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A photo of three students, studying their Spanish book

Why We Learn Languages

Some of my favorite moments as a Spanish teacher are when a student comes to class excited to share about an interaction that they had using the  Spanish language. “I ordered food at a restaurant this weekend,” one tells me. “I attended Spanish Mass and learned some new words,” another shares. Every time one of them is able to help someone with a question or just say hello, these acts become small breadcrumbs, tiny mile markers in a journey to proficiency that can feel long and undefined.

I’m thankful that we live in a city where such interactions are possible. These interactions allow easy access to what I believe is one of the most important requisites for success in learning a second language: that they not only see the pragmatic, theoretical value in learning the language, but connect with something or someone in the culture. They must go from regarding the language as a relic, sliced and diced into its constituent parts on the page of a textbook, to knowing it personally as a medium for transmitting living, dynamic messages with people that they care about talking to. This distinction mirrors the difference between merely knowing biographical facts about a person and knowing that person.

I hear many reasons proffered for why we should learn languages. One I hear most often has to do with future job prospects. Knowing other languages has opened many doors for me professionally, but as a 12-year-old who took it upon herself to learn Spanish outside of school, professional prospects were completely beside the point. I learned Spanish because there was someone I wanted to talk to and get to know. Many people around the world who know that their job or their college diploma depends on a mastery of the English language dread this requirement. What makes the difference is real-life connections.

The world tells us and our children to gather knowledge, credentials, and accolades so that we can “compete,” and in many cases, in order to pad our egos. It is wise to question these motivations in every other area. We don’t want scientists and doctors who practice merely to show what feats they can accomplish, but scientists who harness an affinity for their field and the virtues of their service. The ability to speak and learn multiple languages should also be linked to and mediated through the ethos of putting people first. Done well, language instruction can set the tone for this.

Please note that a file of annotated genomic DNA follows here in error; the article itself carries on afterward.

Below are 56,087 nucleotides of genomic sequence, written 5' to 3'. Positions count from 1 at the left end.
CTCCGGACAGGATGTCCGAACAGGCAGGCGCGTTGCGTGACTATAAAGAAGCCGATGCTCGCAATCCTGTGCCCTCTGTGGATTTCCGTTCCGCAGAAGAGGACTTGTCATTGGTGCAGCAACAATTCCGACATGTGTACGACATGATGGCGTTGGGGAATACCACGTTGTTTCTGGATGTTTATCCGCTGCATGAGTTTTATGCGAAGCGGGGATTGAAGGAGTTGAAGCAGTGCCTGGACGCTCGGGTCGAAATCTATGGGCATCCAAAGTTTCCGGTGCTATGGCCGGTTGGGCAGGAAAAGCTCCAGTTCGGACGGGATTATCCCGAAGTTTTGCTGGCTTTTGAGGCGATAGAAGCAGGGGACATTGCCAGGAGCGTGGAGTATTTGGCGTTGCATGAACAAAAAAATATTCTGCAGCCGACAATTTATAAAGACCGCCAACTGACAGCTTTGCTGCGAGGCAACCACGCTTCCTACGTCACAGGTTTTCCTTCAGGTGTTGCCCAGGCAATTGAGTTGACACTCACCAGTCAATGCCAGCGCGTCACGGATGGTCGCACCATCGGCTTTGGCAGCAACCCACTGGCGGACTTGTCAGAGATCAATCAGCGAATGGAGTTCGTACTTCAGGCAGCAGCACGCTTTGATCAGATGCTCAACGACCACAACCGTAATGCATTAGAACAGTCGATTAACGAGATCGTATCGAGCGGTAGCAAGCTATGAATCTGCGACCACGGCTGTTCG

In class, we learn about the culture that is bound up with the language we are learning. Undoubtedly, this is interesting, but we also learn to respect and value other people’s manner of doing things. We practice the habit of looking for the good in what is unfamiliar and different from us. We discuss my students’ lives, their likes and dislikes, their opinions, and their reactions to this new culture they are encountering—even in the most rudimentary ways. Certainly, this creates a personal hook, but it also models seeking connection with others and placing value on them. It models to students that the most important thing is not to be 100% correct when speaking but that one should be sincere and eager to understand the other person and find out more about them.

In a prayer our family says at meals, we pray, “…make us ever mindful of the needs of others.” I love this prayer. It calls me back to my task of looking for, thinking of, and trying to meet others’ needs, rather than my own interests. This applies not only to others’ needs but also to their experiences. This prayer perpetually calls me to walk a mile in someone else’s shoes. The best reason to teach young people languages is so that they have an ingrained orientation to seek connection with and value for others above themselves. Their default, then, is to respectfully listen and consider other points of view. Which, in turn, will cultivate a skill for serving others and making them feel welcome and cared for.